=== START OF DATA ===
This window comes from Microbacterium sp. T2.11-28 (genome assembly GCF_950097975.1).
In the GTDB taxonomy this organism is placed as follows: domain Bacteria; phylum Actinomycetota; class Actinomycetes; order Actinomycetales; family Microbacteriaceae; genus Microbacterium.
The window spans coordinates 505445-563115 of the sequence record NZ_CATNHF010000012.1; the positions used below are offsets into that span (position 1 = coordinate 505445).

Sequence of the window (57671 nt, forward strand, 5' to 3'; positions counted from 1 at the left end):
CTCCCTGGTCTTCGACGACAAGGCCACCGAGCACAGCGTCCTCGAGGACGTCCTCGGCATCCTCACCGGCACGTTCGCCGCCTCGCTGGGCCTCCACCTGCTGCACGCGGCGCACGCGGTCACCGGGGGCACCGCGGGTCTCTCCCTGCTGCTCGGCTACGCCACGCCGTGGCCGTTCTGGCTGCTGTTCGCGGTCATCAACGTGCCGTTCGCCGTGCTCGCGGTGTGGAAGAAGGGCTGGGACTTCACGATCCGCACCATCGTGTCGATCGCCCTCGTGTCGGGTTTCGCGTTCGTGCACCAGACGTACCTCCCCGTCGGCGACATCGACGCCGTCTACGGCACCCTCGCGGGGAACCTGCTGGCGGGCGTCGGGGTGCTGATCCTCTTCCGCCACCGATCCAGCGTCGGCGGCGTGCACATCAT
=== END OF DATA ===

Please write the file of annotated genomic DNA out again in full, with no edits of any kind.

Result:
This window comes from Microbacterium sp. T2.11-28 (genome assembly GCF_950097975.1).
In the GTDB taxonomy this organism is placed as follows: domain Bacteria; phylum Actinomycetota; class Actinomycetes; order Actinomycetales; family Microbacteriaceae; genus Microbacterium.
The window spans coordinates 505445-563115 of the sequence record NZ_CATNHF010000012.1; the positions used below are offsets into that span (position 1 = coordinate 505445).

Sequence of the window (57671 nt, forward strand, 5' to 3'; positions counted from 1 at the left end):
CTCCCTGGTCTTCGACGACAAGGCCACCGAGCACAGCGTCCTCGAGGACGTCCTCGGCATCCTCACCGGCACGTTCGCCGCCTCGCTGGGCCTCCACCTGCTGCACGCGGCGCACGCGGTCACCGGGGGCACCGCGGGTCTCTCCCTGCTGCTCGGCTACGCCACGCCGTGGCCGTTCTGGCTGCTGTTCGCGGTCATCAACGTGCCGTTCGCCGTGCTCGCGGTGTGGAAGAAGGGCTGGGACTTCACGATCCGCACCATCGTGTCGATCGCCCTCGTGTCGGGTTTCGCGTTCGTGCACCAGACGTACCTCCCCGTCGGCGACATCGACGCCGTCTACGGCACCCTCGCGGGGAACCTGCTGGCGGGCGTCGGGGTGCTGATCCTCTTCCGCCACCGATCCAGCGTCGGCGGCGTGCACATCAT